Past the Despatch Box coffee shop and across the Portcullis House atrium. Nobody paying a blind bit of interest – sprinting adults, mostly well out of shape, normal for these voting moments. Sweating like mad, down the escalator. Spotting a few others desperately running as well.

Quickly. Don’t even think you are knackered. Just keep going.

Through a corridor joining the modern building and the old palace. Left under an arch into the open courtyard where the smokers congregated. Then right, pressing open the door, his pass not needed because a vote was on, clambering up winding stairs, pushing past gossiping colleagues coming the other way, having completed their duty.

Muttering to himself: ‘Out of my bloody way!’

On his left, the Leader of the Opposition’s office. On his right, first the Foreign Secretary’s, then the Prime Minister’s office.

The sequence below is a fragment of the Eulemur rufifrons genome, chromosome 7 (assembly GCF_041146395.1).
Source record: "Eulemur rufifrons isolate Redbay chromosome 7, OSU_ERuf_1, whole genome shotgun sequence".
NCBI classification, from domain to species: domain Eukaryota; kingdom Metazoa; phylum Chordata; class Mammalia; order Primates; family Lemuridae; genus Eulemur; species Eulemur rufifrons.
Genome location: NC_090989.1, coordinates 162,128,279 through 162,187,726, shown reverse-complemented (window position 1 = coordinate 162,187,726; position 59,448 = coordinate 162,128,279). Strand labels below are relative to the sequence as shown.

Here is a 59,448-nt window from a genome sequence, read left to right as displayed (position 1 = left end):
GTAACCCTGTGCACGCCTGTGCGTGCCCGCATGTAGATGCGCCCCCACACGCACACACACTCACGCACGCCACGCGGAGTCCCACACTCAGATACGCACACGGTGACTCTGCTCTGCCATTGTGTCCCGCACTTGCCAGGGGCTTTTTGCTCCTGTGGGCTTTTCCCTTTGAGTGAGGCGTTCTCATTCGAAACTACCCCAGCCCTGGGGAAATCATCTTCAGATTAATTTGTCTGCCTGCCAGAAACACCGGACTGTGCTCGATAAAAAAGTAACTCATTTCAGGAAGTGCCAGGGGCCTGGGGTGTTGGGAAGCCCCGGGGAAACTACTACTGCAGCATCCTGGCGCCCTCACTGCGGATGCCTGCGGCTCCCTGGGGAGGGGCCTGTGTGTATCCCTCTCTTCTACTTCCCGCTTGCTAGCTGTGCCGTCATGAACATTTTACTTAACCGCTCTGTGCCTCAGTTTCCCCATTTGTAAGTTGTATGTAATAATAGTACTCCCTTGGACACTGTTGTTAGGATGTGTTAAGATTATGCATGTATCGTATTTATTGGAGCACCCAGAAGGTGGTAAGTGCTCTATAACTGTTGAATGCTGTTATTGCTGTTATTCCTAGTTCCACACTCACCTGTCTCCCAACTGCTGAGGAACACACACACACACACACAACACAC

Seconds to go, back of the Speaker’s Chair just ahead, figures pouring out of the Noes Lobby to his left. On the right a doorkeeper poised, ready for the summons.

‘Lock the doors!’ The doorkeeper, catching sight of him but determined nevertheless to carry out her duty on time, began to wrench the doors closed.

He burst through the narrowing opening, catching his shoe and tumbling to the carpet of the Ayes Lobby.

He had made it. Only just. Utter relief. His vote might be vital, for his party whips weren’t sure how many defectors might be in the other lobby.

But what a way to run a bloody country.


Want to read more…

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About the Author

Peter Hain is a politician who as a teenager, newly moved to the UK from South Africa, was a leading activist in the Anti-Apartheid Movement. A documentary about the central role he played in the Stop the Tour campaign 1970 was released by BT Sport in December last year. He then went into politics becoming a cabinet minister for Labour under Tony Blair and Gordon Brown. Since standing down as an MP in 2015, he has sat in the House of Lords and still lives in his former constituency of Neath in Wales. He has written numerous works of non-fiction but this is his first thriller